The worst part is that Facebook’s efforts to actually deal with clickbait content once and for all are in vain by design. Even if algorithms can block “the third one will disgust you” and “like and share to win an iPhone” stories from the newsfeed, it is still human nature to prefer “snack content” to a full Wall Street Journal story.
The “I liked it so I want more” model is ineffective as long as we prefer engaging with trivial content rather than with quality journalism from credible sources. So however high-quality Facebook aims its content be it will always have to balance it with the preferences of the average user, or risk losing him otherwise.
Chasing the dragon
Not only users, but also traditional media are victims, always lagging behind. Chasing new technologies, chasing Google and now chasing social media platforms, the media is highly dependent on an ever-changing environment out of their control:
- For the majority, around 50 percent of their web traffic comes from social media, mostly from Facebook
- They use dedicated Facebook tools like Instant Articles to boost their publications
- They are granted funds by Facebook to conduct fake news fact-checking on the social platform. A true win-win situation for both parties, where media companies keep their reputation as official fact-checking entities while Facebook delegates responsibility by outsourcing a complex political and societal issue to trusted, external partners.
The mainstream media’s Stockholm syndrome
Some experts view this evolving relationship as accessing news through either the front or the back door. Before the dawn of social media, the only access to information was through the main door — the news outlets’ official website or a search engine. Nowadays the prevailing access channel is through the back door — from social media.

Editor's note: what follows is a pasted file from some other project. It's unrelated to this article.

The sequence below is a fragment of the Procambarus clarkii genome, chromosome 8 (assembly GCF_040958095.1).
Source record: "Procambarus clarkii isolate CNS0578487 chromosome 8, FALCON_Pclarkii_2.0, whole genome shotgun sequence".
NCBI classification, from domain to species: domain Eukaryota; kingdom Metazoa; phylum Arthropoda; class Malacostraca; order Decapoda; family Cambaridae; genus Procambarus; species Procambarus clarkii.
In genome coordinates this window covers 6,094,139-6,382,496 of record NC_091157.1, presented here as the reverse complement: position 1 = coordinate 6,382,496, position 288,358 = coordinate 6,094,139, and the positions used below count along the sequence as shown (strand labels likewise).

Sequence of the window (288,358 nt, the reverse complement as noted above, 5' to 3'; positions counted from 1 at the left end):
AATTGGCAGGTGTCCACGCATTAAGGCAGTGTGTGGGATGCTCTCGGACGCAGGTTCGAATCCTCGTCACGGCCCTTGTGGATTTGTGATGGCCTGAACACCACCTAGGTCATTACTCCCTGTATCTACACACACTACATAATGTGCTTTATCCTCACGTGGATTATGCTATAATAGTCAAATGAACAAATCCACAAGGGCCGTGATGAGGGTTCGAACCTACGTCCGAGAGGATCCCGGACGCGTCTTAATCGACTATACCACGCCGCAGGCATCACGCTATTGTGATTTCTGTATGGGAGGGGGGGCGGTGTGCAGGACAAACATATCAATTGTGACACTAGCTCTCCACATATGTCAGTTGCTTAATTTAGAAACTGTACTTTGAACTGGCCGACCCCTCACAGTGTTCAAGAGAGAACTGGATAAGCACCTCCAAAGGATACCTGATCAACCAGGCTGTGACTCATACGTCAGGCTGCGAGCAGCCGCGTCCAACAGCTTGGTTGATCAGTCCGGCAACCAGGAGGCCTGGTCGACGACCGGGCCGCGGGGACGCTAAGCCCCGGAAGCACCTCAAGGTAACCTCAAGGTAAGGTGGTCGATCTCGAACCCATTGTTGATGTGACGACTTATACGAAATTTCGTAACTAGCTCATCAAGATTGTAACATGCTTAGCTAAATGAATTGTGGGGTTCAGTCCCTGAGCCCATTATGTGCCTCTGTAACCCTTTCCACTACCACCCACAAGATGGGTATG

The main door equals visibility and credibility, as well as control over the featured content. Entering through it leads you first to the main hallway, with the main news right in front of you. But when accessing through the back door, the user can just as well land anywhere else — more likely reading the news most shared by his peers day than the most important. In other words, he can enter through the kitchen, or worse, the crapper.
This gradual evolution allowed Facebook to make highly-profitable deals with media companies and, in practice, lead them on a leash. First they were forced to post on their platform, then to grow an audience, followed by enriching their content with video and live broadcasts (as pointed out by Nicolas Bequet) and as the final step — with this News Feed update — they will have to pay for every publication. Not only to promote and target it, but also for relevant insights.
If their content is only shared privately between users, and not from their page, only Facebook will have access to that data, and not the page owner. Last but not least, we come back to the initial issue — from a societal perspective this mechanism will further reinforce filter bubbles and move us further away from the goal of an open society.
The underlying truth is that Facebook is playing with fire, for two reasons.
A hypothetical boycott of Facebook by the media would likely lead to a dramatic lowering of content quality. A social network fed mostly by MinuteBuzz and Topito is surely not Facebook’s ambition. But a media boycott is highly unlikely, considering what’s at stake, and even more so taking into account the history of that relationship with Google, for instance.
The major risk lies on the side of disinformation, or fake news. As we’re clearly seeing, the media and journalist lobby is particularly strong in Europe — the composition of the European Commission’s new High-Level Group on Fake News is a good indicator. This policy shift on Facebook’s part, contributing to promoting fake news, might therefore have other, unforeseen consequences. With strong influence from the media it’s easy to see policy developments directly pressuring Facebook.
The most extreme — and disastrous for Facebook — scenario, would be Europe-wide, free speech-threatening legislation comparable to that of Germany’s (the “NetzDG” law), where Facebook has 24h to remove hate speech or face up to €50m in fines.
This article was co-written by Martin Mycielski.